Sarah: Nearly criminal to mess with airport’s reconstruction | THE DAILY HERALD

UD MP Sarah Wescot-Williams.


~ Believes sacking will jeopardise PJIA ~

PHILIPSBURG–United Democrats (UD) Member of Parliament (MP) Sarah Wescot-Williams believes that the sacking of Brian Mingo as Chief Executive Officer (CEO) of Princess Juliana International Airport (PJIA) is likely to lead to a fallout that will ultimately affect the reconstruction of the facility.

  “This victory, if considered such, will be short-lived. It is impossible to expect that a project that is at such a crucial stage, and a player is forcefully removed, will just move along as if nothing happened,” she said in a press statement on Thursday. “Too many stakes and stakeholders are involved for this to just go down and be over with.”

  Wescot-Williams said she wants “hard guarantees” from government that the sacking of Mingo will not interrupt the reconstruction work at the facility.  “I want hard guarantees from government for the uninterrupted continuation of the airport reconstruction, since they condoned sacking the CEO,” Wescot-Williams said.

  She said Mingo had been canned with two months’ notice, and relieved of his duties immediately. “This act by the Supervisory Holding Board has been long in the making and it would appear the three-man board now feels strengthened to push through with Mingo’s dismissal, notwithstanding the warning signs that appeared following their first attempt to dismiss Mingo in December of 2020.

  “The airport is at such a crucial stage at this very moment that it seems nearly criminal for anyone to amateurishly mess with the reconstruction. That the government of St. Maarten would condone such an act is equally incriminating. One would think that the Holding Board would have reconsidered its approach following their blunder in December, but apparently, they did not.”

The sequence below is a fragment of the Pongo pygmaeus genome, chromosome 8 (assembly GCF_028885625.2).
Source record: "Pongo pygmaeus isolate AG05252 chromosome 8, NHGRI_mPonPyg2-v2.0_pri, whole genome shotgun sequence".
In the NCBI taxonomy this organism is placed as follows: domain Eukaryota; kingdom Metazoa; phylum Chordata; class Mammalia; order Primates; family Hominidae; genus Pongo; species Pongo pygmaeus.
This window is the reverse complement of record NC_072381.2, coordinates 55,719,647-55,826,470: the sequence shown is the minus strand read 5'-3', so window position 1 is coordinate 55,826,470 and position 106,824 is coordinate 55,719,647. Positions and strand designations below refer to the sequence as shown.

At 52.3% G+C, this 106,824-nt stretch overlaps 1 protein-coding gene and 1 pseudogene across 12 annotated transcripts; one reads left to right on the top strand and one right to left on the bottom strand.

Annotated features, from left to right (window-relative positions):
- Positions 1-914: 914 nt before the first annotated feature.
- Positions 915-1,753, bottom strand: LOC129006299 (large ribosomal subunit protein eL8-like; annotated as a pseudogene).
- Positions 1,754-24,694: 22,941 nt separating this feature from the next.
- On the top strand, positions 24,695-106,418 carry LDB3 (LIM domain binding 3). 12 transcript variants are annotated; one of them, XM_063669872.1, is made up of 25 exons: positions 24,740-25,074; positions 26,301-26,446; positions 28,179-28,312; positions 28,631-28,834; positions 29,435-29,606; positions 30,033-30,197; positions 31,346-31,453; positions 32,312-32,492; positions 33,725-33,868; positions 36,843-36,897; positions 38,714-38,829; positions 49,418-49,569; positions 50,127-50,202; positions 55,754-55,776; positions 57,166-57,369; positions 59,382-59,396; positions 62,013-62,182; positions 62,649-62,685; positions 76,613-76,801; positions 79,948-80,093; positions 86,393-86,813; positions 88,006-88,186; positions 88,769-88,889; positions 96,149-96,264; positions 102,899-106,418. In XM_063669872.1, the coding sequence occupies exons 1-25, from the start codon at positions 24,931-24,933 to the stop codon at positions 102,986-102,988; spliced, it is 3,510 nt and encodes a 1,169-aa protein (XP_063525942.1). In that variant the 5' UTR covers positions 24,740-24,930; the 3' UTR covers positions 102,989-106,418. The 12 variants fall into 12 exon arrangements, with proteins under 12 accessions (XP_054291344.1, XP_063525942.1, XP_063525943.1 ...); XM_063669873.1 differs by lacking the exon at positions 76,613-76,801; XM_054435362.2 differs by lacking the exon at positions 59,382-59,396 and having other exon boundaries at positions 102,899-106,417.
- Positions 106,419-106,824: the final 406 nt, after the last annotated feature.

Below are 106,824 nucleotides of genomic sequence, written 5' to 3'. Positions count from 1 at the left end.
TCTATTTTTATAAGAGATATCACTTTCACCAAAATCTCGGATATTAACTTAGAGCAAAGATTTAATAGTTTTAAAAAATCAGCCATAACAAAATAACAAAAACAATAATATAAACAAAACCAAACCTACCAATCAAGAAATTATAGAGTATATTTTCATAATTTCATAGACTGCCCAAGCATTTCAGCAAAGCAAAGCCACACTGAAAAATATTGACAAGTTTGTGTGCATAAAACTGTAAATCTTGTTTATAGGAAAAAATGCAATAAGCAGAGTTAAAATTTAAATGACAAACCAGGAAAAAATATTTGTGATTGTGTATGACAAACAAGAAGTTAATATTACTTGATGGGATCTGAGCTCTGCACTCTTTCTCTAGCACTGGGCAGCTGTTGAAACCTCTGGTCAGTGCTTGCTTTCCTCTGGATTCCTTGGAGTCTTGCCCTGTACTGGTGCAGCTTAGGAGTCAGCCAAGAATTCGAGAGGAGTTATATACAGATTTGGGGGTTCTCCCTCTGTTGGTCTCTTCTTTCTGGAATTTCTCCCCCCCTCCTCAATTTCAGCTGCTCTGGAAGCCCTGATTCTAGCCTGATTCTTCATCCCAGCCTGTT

According to Wescot-Williams, Mingo and the PJIA operating board would have to decide how they respond to the holding board’s decision, but she says she holds government/shareholder responsible for any and all fallout from this “clearly politically motivated decision.”

  “By (condoning) this act, the government of St. Maarten is calling into question its dealing with the airport, the dealings of the holding and those of the operating company, and I foresee a fallout that will jeopardise the airport, its reconstruction and the many families who rely on the PJIA for their livelihood. I had questioned the wisdom of this modus operandi by the PJIA Holding Board in December, to which Prime Minister Silveria Jacobs eventually responded.”

  According to Wescot-Williams, Jacobs said in her response at the time that on “Thursday, January 21, a virtual confidential meeting was held with the Supervisory Board of Directors and the Managing Director of the Princess Juliana International Airport Holding Company to receive insight on the process that was followed that led to the confidential letter that was sent to the CEO of the Princess Juliana International Operating Company by the Holding.

  “Clarification was provided by each member present. It was established that the questions that were raised by one of the Supervisory Board members were adequately addressed. All individuals agreed to work together in the best interest of the Airport.

  “Underlying documentation was requested which was recently received and is currently reviewed. The Council of Ministers as shareholder continues to monitor the situation to ensure that the Corporate Governance regulations and guidelines are applied properly.”

  Wescot-Williams said Jacobs should clarify what had transpired between the date she sent her response and the decision of the Holding Board of April 7, 2021, to dismiss Mingo.

  “Can the government assure Parliament and the people that the decision to fire the CEO will not delay or jeopardise the PJIA, its employees and/or the reconstruction? Can the government assure Parliament that if the current Dutch/EIB [European Investment Bank – Ed,] financing is halted, there is a backup plan? And thirdly, how involved was the minister or were the ministers in the decision of the Holding Board to dismiss the CEO?” she asked.

  She also repeated questions she had posed on January 11 regarding the holding company’s letter to Mingo in December 2020, and said she looked forward to the answers.

  These questions included querying who Mingo is accountable to; what is the vision of government for the airport; requesting a timeline of the airport reconstruction funding, the players in the process and the activities undertaken; requesting all correspondences on Mingo’s functioning from key stakeholders; requesting the service agreement between the airport operating board and Mingo; enquiring who had assessed Mingo’s functioning; requesting the airport’s latest financial data; and asking whether Mingo had been offered a pay-out and if so, how much and under what conditions.

  “Clearly with all the pressure on the PJIA project from so many different angles from the onset, something had to give, and this is what that appears to be,” Wescot-Williams said, adding that she awaits an “urgent and clear” statement from government.

Source: The Daily Herald